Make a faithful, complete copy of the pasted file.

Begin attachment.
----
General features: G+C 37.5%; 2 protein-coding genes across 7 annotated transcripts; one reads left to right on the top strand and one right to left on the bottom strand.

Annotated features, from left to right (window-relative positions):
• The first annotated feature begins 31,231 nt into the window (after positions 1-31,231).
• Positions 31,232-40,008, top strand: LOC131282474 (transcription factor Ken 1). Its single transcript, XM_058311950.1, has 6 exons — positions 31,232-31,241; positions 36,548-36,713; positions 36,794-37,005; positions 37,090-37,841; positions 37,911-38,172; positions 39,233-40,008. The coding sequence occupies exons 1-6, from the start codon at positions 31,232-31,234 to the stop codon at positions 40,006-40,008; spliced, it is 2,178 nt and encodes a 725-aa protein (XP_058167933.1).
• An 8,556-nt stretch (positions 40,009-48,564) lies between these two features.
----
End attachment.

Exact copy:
General features: G+C 37.5%; 2 protein-coding genes across 7 annotated transcripts; one reads left to right on the top strand and one right to left on the bottom strand.

Annotated features, from left to right (window-relative positions):
• The first annotated feature begins 31,231 nt into the window (after positions 1-31,231).
• Positions 31,232-40,008, top strand: LOC131282474 (transcription factor Ken 1). Its single transcript, XM_058311950.1, has 6 exons — positions 31,232-31,241; positions 36,548-36,713; positions 36,794-37,005; positions 37,090-37,841; positions 37,911-38,172; positions 39,233-40,008. The coding sequence occupies exons 1-6, from the start codon at positions 31,232-31,234 to the stop codon at positions 40,006-40,008; spliced, it is 2,178 nt and encodes a 725-aa protein (XP_058167933.1).
• An 8,556-nt stretch (positions 40,009-48,564) lies between these two features.